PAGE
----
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State v. Hernandez
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Decision:		1998 ME 73
Docket:		Kno-96-479
On Briefs:		December 4, 1997
Decided :             April 6, l998




	[¶1]	Frances Hernandez appeals from the judgment of conviction
entered in the Superior Court (Knox County, Marden, J.) after a jury verdict
finding her guilty of theft (Class B) in violation of 17-A M.R.S.A. § 353
(1983).{1}  On appeal, Hernandez challenges the court's refusal to instruct the
jury concerning alternative suspect evidence, the admission of certain
documentary evidence, and the sufficiency of the evidence generally. 
Finding no error and concluding that the evidence is sufficient to support
the verdict, we affirm the judgment.  
	[¶2]  From the evidence adduced at trial, the jury rationally could
have found the following facts.  In November 1989, Hernandez was hired as
the bookkeeper for the Town of Thomaston.  Her responsibilities included
bookkeeping, collecting payments from taxpayers, performing "cash-ups"
and making deposits into the Town's bank accounts.  After an audit by a
State auditor raised questions concerning excise tax receipts, Kathleen
Tyson, a certified public accountant specializing in municipal audits,
performed an audit for the Town's 1991, 1992, and 1993 fiscal years.  She
examined the pink copies of the four-part motor vehicle registration forms
used to record excise tax payments, and the treasurer's receipts which
represent the daily total of excise tax receipts.  Tyson found that during
1991 over $14,000 of excise tax payments had been received by the Town,
but not deposited into its bank account.  She concluded that there had been
127 diversions of money during that year.  Tyson's audit of the 1992 fiscal
year revealed that over $14,000 had been received by the Town, but not
deposited into its account.  For 1993, she found six instances where the
amount of money received by the town exceeded the amount that was
deposited into the Town's account.  The variances totalled over $4,000.  All
of the treasurer's receipts for the six variances displayed the initials "FYH." 
	[¶3]  On a number of occasions, Linda Greenlaw, a Town employee
who worked with Hernandez, could not reconcile the daily transactions with
the amount of cash and checks in the drawer.  Typically, Hernandez was able
to "clear up the situation very quickly."  For a few months in 1991,
Hernandez's desk was located in a room at the back of the Town office, away
from the other employees.  While Hernandez was on maternity leave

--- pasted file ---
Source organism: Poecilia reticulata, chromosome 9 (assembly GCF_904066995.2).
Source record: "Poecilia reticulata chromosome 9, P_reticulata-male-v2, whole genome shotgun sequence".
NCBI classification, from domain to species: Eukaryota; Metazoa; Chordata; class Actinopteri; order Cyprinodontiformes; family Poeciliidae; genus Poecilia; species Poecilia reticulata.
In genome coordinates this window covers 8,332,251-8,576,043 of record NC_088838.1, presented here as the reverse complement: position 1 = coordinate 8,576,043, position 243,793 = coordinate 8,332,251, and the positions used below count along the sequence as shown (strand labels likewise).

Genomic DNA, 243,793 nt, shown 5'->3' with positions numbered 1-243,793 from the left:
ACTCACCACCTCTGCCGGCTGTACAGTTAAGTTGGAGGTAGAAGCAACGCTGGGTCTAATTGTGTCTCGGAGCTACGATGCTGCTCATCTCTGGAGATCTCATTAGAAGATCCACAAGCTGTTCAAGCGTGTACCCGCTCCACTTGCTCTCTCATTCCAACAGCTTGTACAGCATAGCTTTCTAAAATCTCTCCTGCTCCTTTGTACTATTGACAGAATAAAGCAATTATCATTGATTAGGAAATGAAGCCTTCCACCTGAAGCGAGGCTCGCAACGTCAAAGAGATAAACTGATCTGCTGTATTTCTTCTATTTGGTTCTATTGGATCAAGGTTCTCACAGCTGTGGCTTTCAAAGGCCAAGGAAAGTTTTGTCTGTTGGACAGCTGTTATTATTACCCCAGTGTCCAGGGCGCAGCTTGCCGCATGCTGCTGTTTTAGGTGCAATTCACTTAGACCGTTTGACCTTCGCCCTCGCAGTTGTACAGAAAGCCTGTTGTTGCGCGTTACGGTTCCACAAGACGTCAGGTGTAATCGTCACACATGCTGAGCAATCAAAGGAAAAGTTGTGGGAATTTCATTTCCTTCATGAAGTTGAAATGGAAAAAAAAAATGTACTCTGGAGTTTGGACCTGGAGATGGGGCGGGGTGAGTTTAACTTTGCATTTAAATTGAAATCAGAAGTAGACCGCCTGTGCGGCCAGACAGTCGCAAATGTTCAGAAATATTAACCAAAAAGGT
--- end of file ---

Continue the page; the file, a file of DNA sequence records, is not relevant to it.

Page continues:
between February and April 1993, she occasionally worked at the Town
office at night.  
	[¶4]  In March 1993, a Knox County deputy sheriff and an assistant
from the District Attorney's office seized the Town's 1992 excise tax
records and interviewed Hernandez.  She told them that she was
responsible for making deposits and journal entries, and for taking money to
the bank.  In March 1994, Hernandez's personal financial records were
subpoenaed and reviewed by the deputy sheriff.  Those records showed that
over $5,000 from unknown sources was deposited into Hernandez's account
between 1991 and 1993.  They also showed that $530 was deposited into
Hernandez's account on September 8, 1992.  On September 4, 1992, the
money deposited into the Town's bank account was $534.40 less than 
the total of the pink copies attributable to that deposit.  Hernandez's
handwriting was on the deposit slip. 
	[¶5]  At trial, Hernandez offered evidence to show that several Town
employees collected excise tax payments and had access to the Town's
records.  She also offered evidence of tension between her and the Town
manager and evidence that he was in a position to have stolen the money. 
The trial court admitted the alternative suspect evidence, but refused to give
two requested instructions concerning that evidence.{2}   The jury returned a
guilty verdict and this appeal followed.  
	[¶6]  Hernandez's first contention is that her alternative suspect
theory constituted a defense generated by the evidence, and therefore the
court erred by declining to instruct the jury on the alternative suspect
evidence admitted at trial.  We disagree.
	[¶7]  The State is required "to negate any facts expressly designated
as a 'defense,' . . . [if] the existence of the defense . . . is in issue as a result of
evidence admitted at the trial which is sufficient to raise a reasonable doubt
on the issue[.]" 17-A M.R.S.A. § 101(1) (1983 & Supp. 1997).  Failure to give
a requested jury instruction on a statutory defense generated by the
evidence is error.  See State v. Berube, 669 A.2d 170, 172 (Me. 1995); State
v. Begin, 652 A.2d 102, 106 (Me. 1995).  In Begin, we explained that the
State's burden to disprove a statutory defense generated by the evidence is